This morning was very cold but beautifully clear. We walked in Fernkloof ahead of our bi-annual planning meeting which was held on the lawns near the hall. It was invigorating especially when a cold breeze came up as we climbed Lemoenkop.
Prior to that we had had a wonderful sighting of Victorin’s Warbler. Being able to find this bird and show it to Ed and Sally, for whom it was a lifer, gave me as much pleasure as seeing it for the first time myself would have done! It really made the day for some of us.
On Monday morning on our way to Cape Town we popped into the Strandfontein Sewage works to get a quick update on the local birds. We saw nothing new, but nevertheless enjoyed the outing to one of my favourite birding spots. The pictures below show a few birds that I managed to capture, the highlight being the Rufous-Chested Sparrowhawk, which we managed to get really close to.
Today Renee and I went to the little Karoo near McGregor in search of a Protea Canary. We did not find one, but in our efforts we found a wonderful road up to the communications tower on Galgberg. The road climbs from McGregor at an altitude of 240 mamsl through farmland and eventually onto a tarred service road to the tower. It is a narrow and steep road that winds up to a final height of 1400 mamsl! The views are spectacular and the vegetation is beautiful fynbos. We saw a couple of klipspringers and very few birds, but it was well worth the drive. Luckily we did not meet any other traffic on the road.
We had lunch, an excellent meal, at the lovely Cafe Temenos, complete with peacocks and a small art gallery, on the main road in McGregor.
Renee and I visited Strandfontein this morning hoping to see the African Crake and Knob-billed Duck that have recently been reported there. We were not disappointed as we managed to see both of them. Luckily we ran into Trevor Hardaker and he put us on the right track. The Crake was especially rewarding as it walked right up to us and seemed quite unafraid.
In addition to these two birds we saw another 53 species, so the visit was certainly worthwhile. Light drizzle accompanied us as we arrived there, but it soon dissipated and we had good, clear, if cold, weather.
Today our weekly walk took us up Adder’s Ladder and onto the jeep track before coming back down to the Visitors’ Centre via Kanonkop. It was cool and we covered 6 km. The high point of the walk for me was not getting up to 340 mamsl, but finding a Hottentot Buttonquail when we got there! This was a very fine addition to my Challenge list.
Yesterday we went to McGregor and the Vrolijkheid Nature Reserve in order to try to supplement our Karoo birding list. We had wonderful clear warm weather with no wind whatsoever, but nevertheless, the birds we wanted to see eluded us. Sadly, the dams are still empty and the area is in desperate need of rain. Our afternoon was punctuated by a few isolated drops and there was some thundery activity around, but it remained dry and dusty!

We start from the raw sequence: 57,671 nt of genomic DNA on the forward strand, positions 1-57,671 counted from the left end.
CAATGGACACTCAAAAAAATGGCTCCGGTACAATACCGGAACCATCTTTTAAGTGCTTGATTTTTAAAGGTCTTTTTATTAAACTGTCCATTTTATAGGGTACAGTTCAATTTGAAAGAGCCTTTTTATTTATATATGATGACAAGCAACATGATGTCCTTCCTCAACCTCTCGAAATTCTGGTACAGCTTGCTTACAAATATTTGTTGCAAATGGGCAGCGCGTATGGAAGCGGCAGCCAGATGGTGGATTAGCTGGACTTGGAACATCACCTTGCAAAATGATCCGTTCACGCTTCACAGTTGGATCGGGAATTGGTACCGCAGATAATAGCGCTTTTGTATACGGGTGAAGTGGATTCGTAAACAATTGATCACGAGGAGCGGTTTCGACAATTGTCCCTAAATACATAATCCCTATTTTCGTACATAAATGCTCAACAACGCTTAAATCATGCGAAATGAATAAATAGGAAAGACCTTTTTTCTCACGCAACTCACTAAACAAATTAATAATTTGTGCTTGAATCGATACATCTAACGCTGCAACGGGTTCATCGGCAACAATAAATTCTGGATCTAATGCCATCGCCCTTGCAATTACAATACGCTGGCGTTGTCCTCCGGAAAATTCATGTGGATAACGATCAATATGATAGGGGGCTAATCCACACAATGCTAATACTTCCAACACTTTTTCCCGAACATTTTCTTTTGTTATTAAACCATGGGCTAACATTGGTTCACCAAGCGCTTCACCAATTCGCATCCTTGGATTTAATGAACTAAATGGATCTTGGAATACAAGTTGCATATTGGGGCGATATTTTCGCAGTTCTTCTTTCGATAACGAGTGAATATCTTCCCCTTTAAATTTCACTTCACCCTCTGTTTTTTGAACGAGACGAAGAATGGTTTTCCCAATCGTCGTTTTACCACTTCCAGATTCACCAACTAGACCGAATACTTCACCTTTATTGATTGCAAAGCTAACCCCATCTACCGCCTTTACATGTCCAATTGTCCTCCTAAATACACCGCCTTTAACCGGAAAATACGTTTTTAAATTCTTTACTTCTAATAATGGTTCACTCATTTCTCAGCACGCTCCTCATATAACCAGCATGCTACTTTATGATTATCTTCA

Interestingly, we saw an enigmatic black, white and grey bird with a clear breastband. It was obviously a wagtail, but the lack of any brown colouration suggested that it had to be a Mountain Wagtail. This meant a bird very far out of its area and also out of its habitat, so we were reluctant to name it, but there really was no other choice. I did not get a photograph!
We managed to add three birds to our challenge list, but have yet to see any Eremomelas or Penduline Tits. A journey up the mountain into good protea growth also failed to produce a much-needed Protea Seedeater.
Birdlife South Africa (BLSA) certainly pulled off a major coup with the 2017 Flock at Sea. Around 1950 lucky birders took part in what must have been the most spectacular birding event ever held in the Southern African region. We had four nights at sea and three full days of birding, ending this morning when we returned to Cape Town and docked at 7:00 am.
Our vessel was the MSC ‘Sinfonia’ and, because there were sufficient birders on board, BLSA had control over where we went. This enabled us to seek out ocean eddies and up-welling currents (not that we always found them) and, thereby, find good concentrations of foraging seabirds. For me it was really exciting as I managed to see a total of 25 seabirds, 12 of which were lifers! The bird of the cruise was undoubtedly the Light-mantled Albatross, previously only seen by 2 birders in the region! This trip enabled hundreds to see it and my only regret is that I did not get a photo of this very rare bird.
Apart from the birds, the trip provided an opportunity to renew old friendships and make new ones, as well as enjoy the chance to get off land and see something of the Southern Ocean. We had winds of up to 75 kph with quite heavy chop, but luckily the swells were not too heavy. Birding was not easy as the birds seldom came within 100 metres of the ship and many had to be identified at greater distances, but there were many experts on board. They readily shared there knowledge and guided those of us not so well-versed in seabird identification.
In addition to spending time on deck with binoculars and cameras on hand, there were also many talks on birds, the most enthralling of which were the two presentations by the world’s great seabird expert, Peter Harrison. His passion for albatrosses brought tears to the eyes of many who were present. It certainly was a memorable event and a vast improvement on the first Flock at Sea which took place in 2013.
Queuing on arrival at the docks
Sailing out of Cape Town
A tugboat escorting us out
Signal Hill and the CT Stadium
Table Mountain as we departed
Table Mountain and the Twelve Apostles as we left
Chum being dragged behind the ship
Some of the birders at the stern of the vessel
Possible immature Southern Giant Petrel?
Northern Giant Petrel
Indian Yellow-nosed Albatross and Cory’s Shearwater